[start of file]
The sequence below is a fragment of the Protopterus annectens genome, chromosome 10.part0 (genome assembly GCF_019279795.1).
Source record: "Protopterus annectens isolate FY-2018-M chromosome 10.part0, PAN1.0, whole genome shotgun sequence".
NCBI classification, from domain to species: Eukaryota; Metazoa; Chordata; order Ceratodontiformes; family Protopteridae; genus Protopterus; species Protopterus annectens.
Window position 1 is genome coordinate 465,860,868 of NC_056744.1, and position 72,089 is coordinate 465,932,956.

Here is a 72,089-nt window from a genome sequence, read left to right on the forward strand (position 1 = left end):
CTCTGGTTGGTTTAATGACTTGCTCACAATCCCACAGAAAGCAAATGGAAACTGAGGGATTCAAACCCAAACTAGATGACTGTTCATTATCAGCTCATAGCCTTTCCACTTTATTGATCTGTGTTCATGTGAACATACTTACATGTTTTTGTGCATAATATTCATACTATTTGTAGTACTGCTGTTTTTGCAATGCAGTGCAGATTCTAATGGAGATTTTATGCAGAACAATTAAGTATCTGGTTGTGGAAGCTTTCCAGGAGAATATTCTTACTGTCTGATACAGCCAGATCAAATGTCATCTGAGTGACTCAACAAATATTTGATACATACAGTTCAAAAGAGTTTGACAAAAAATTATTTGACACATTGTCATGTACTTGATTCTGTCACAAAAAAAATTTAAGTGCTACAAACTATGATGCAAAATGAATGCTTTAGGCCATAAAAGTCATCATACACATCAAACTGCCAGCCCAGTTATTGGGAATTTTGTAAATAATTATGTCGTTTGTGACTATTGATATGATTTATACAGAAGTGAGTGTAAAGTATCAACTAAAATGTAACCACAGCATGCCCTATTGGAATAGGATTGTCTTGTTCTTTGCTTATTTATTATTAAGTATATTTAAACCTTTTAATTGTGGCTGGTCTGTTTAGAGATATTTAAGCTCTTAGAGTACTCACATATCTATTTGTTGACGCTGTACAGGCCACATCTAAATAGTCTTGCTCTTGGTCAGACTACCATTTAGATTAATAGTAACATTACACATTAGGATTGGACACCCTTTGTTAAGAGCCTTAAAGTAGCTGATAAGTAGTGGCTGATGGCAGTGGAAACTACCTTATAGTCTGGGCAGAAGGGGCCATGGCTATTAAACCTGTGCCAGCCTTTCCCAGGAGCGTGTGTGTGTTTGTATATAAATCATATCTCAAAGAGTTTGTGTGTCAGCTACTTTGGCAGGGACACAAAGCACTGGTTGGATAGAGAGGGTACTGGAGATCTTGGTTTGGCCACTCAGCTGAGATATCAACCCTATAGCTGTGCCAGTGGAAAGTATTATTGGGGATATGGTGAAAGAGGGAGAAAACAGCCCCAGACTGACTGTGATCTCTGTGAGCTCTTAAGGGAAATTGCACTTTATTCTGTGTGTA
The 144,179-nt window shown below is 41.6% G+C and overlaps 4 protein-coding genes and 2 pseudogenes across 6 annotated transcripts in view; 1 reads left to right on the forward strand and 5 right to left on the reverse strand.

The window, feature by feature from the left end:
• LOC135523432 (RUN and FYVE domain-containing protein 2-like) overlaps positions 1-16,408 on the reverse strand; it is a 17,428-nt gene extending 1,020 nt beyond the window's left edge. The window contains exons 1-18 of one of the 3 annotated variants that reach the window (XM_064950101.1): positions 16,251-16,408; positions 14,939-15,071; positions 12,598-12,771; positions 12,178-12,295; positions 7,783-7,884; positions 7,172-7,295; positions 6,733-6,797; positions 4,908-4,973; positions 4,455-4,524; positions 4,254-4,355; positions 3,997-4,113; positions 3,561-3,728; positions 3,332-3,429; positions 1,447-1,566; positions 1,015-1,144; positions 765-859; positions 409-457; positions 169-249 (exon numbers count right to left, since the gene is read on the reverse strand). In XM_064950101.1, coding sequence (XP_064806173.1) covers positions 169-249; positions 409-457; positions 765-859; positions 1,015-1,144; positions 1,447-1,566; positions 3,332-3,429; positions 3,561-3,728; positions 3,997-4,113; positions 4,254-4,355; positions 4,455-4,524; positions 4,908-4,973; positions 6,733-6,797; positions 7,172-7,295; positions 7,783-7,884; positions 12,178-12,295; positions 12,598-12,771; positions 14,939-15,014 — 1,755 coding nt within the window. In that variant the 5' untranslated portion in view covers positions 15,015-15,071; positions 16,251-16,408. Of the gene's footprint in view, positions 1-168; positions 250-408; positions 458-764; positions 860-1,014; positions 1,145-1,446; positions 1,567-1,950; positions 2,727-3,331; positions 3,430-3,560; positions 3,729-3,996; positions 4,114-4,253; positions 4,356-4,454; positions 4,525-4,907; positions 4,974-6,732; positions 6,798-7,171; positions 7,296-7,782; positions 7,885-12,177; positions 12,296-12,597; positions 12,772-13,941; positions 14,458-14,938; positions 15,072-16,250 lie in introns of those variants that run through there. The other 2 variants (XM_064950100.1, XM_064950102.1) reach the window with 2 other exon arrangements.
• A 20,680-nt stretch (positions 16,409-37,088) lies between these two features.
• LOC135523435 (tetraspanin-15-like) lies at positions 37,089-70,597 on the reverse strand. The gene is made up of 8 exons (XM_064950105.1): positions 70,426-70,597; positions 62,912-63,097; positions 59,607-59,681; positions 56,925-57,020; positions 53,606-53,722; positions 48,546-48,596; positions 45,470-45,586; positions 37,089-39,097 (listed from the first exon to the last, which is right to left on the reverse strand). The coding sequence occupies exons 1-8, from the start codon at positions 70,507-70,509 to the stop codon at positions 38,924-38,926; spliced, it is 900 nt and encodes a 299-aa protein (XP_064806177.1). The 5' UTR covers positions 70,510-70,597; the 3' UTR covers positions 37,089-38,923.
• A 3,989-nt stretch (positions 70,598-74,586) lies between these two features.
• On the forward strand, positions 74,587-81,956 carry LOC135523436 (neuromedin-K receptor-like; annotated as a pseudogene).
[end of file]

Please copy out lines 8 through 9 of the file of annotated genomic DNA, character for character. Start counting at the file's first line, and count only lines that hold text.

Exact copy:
The window, feature by feature from the left end:
• LOC135523432 (RUN and FYVE domain-containing protein 2-like) overlaps positions 1-16,408 on the reverse strand; it is a 17,428-nt gene extending 1,020 nt beyond the window's left edge. The window contains exons 1-18 of one of the 3 annotated variants that reach the window (XM_064950101.1): positions 16,251-16,408; positions 14,939-15,071; positions 12,598-12,771; positions 12,178-12,295; positions 7,783-7,884; positions 7,172-7,295; positions 6,733-6,797; positions 4,908-4,973; positions 4,455-4,524; positions 4,254-4,355; positions 3,997-4,113; positions 3,561-3,728; positions 3,332-3,429; positions 1,447-1,566; positions 1,015-1,144; positions 765-859; positions 409-457; positions 169-249 (exon numbers count right to left, since the gene is read on the reverse strand). In XM_064950101.1, coding sequence (XP_064806173.1) covers positions 169-249; positions 409-457; positions 765-859; positions 1,015-1,144; positions 1,447-1,566; positions 3,332-3,429; positions 3,561-3,728; positions 3,997-4,113; positions 4,254-4,355; positions 4,455-4,524; positions 4,908-4,973; positions 6,733-6,797; positions 7,172-7,295; positions 7,783-7,884; positions 12,178-12,295; positions 12,598-12,771; positions 14,939-15,014 — 1,755 coding nt within the window. In that variant the 5' untranslated portion in view covers positions 15,015-15,071; positions 16,251-16,408. Of the gene's footprint in view, positions 1-168; positions 250-408; positions 458-764; positions 860-1,014; positions 1,145-1,446; positions 1,567-1,950; positions 2,727-3,331; positions 3,430-3,560; positions 3,729-3,996; positions 4,114-4,253; positions 4,356-4,454; positions 4,525-4,907; positions 4,974-6,732; positions 6,798-7,171; positions 7,296-7,782; positions 7,885-12,177; positions 12,296-12,597; positions 12,772-13,941; positions 14,458-14,938; positions 15,072-16,250 lie in introns of those variants that run through there. The other 2 variants (XM_064950100.1, XM_064950102.1) reach the window with 2 other exon arrangements.